A recent Deutsche Bank report projects a total airline industry first-quarter pretax profit of $3.5 billion, up from $700 million this time last year—a 400-percent improvement.
The bank estimates that nearly 110 percent of the earnings gain will derive from lower fuel prices. It states that “the industry over the past several years has demonstrated its ability to successfully offset most, if not all, of the rise in fuel expense via a combination of cost savings and various revenue initiatives.”
Looking ahead to the end of the year, Deutsche Bank sees airlines generating $24.7 billion in operating income, or the money that remains after certain operating expenses are paid such as research and development, wages, maintenance and the like.
As we all know, oil has fallen nearly 50 percent since last summer, and jet fuel prices have followed closely at its heels, declining to multi-year lows. According to the International Air Transport Association (IATA,) airlines worldwide are expected to spend $71 billion on fuel in 2015, a savings of $84 billion compared to 2014.
Efficiency Leading the Way
An important metric Deutsche Bank uses to illustrate that the industry is in expansion mode is operating margin, which measures a company’s efficiency in generating revenue. This figure tells you how much of each dollar earned the company keeps as profit after taxes. Generally speaking, the higher the number, the more efficiently the company is being run and the more capital it can use to pay down debt and return to investors in the form of stock buybacks and dividends.
Because of fuel cost savings, all 11 of the companies below are expected to increase margins by the end of 2015.
The carrier expected to see the greatest increase is Las Vegas-based Allegiant Air, the ultra-low-cost regional carrier that focuses on underserved cities. The company provides a “complete travel experience” that allows customers to book hotel stays and car rentals on top of flights.
Claiming the highest margins last year was Spirit Airlines, the carrier known for its “Bare Fare” pricing structure. Even though it offers some of the lowest prices in the industry—they’re 40 percent lower than the competition on average—Spirit is able to maintain these margins because of its stripped-down, no-frills service and experience.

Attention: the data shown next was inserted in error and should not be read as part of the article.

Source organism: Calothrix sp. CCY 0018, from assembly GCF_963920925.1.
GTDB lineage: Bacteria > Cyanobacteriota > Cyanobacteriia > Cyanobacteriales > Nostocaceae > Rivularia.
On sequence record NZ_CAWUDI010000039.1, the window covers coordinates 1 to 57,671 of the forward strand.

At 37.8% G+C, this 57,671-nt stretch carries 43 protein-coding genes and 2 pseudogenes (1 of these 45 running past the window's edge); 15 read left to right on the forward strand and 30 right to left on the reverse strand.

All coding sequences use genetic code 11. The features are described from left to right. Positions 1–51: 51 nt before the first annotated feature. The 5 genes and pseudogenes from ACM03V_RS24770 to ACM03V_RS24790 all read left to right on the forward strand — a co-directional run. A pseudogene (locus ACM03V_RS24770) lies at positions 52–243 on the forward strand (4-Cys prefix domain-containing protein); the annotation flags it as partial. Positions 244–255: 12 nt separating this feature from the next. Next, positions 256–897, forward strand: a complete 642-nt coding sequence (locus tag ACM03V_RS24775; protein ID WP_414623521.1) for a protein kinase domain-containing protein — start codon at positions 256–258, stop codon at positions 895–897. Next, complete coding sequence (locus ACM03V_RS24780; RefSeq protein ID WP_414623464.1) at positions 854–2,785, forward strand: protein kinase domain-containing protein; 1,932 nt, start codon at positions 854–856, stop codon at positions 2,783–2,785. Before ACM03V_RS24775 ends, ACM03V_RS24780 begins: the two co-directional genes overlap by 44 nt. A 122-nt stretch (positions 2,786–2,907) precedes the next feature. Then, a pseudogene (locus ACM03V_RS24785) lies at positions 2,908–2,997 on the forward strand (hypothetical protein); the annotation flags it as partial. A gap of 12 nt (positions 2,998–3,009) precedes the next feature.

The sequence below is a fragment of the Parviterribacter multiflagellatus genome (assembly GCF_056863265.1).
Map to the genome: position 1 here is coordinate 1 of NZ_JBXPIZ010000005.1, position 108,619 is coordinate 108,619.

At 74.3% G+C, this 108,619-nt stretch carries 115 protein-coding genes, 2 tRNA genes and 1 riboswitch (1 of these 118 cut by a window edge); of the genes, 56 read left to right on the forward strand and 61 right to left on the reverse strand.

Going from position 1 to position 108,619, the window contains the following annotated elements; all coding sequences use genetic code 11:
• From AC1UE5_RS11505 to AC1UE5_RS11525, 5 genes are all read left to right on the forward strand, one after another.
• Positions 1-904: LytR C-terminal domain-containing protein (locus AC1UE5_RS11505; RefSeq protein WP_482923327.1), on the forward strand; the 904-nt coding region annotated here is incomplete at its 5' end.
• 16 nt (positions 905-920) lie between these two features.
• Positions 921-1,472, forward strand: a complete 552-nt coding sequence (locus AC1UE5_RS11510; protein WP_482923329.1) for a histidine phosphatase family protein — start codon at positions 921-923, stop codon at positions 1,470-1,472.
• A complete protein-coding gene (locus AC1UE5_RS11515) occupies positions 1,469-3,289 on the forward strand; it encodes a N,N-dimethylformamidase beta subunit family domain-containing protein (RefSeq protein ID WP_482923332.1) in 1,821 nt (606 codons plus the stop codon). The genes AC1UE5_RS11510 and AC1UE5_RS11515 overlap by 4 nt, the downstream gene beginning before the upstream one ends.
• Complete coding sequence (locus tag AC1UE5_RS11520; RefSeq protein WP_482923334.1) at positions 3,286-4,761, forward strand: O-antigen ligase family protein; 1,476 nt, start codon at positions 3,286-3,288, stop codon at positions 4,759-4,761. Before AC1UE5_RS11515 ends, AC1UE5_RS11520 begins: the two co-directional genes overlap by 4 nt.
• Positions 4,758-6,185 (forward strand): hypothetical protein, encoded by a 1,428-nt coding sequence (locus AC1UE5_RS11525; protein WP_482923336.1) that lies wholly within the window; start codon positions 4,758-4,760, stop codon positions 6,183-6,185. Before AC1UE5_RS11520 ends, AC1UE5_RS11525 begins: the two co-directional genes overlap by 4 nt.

Spirit certainly has grounds to justify this highly-frugal business model. In a June 2014 survey, close to 1,500 air travelers were asked what they considered first when looking to purchase an airline ticket. Fifty percent of respondents cited price as the most decisive factor, whereas only 3 percent said it was legroom.
American Airlines, which was recently added to the S&P 500, reported a record net profit of $1.2 billion, or $1.73 per share. This is a tripling of the carrier’s net profits in the first quarter of last year.A few airlines have already reported on first-quarter earnings, and so far most have beaten analysts’ expectations.
American CEO Doug Parker is so bullish on his company that he has asked to be compensated solely in company stock going forward.
Delta, which we own in our Holmes Macro Trends Fund (MEGAX), reported higher-than-expected earnings—$0.45 per share—with an average beat of 5.11 percent over the last four quarters. This marks the company’s eighth consecutive quarter of record profits.
Alaska Air’s EPS came in at $1.12, with earnings up 75 percent on a year-over-year basis. The company reported record first-quarter net income of $149 million, a 67-percent increase from last year. During the quarter, the company also bought back $102 million worth of common stock and paid a $0.20 per-share dividend.
We own Alaska Air in MEGAX.
Southwest reported record profits of $453 million—or $0.66 per share, beating consensus by one penny—up from $152 million in the first quarter last year.
United Continental reported record first-quarter profits of $582 million, earning $1.52 per share, beating estimates of $1.44. The company paid back $200 million to shareholders in its proposed $1 billion share buyback program.
Finally, Allegiant also posted a record quarterly EPS of $3.74, up from $1.86 last year. This marks the ultra-low-cost carrier’s 49th consecutive profitable quarter.
JetBlue Airways is expected to report on April 28.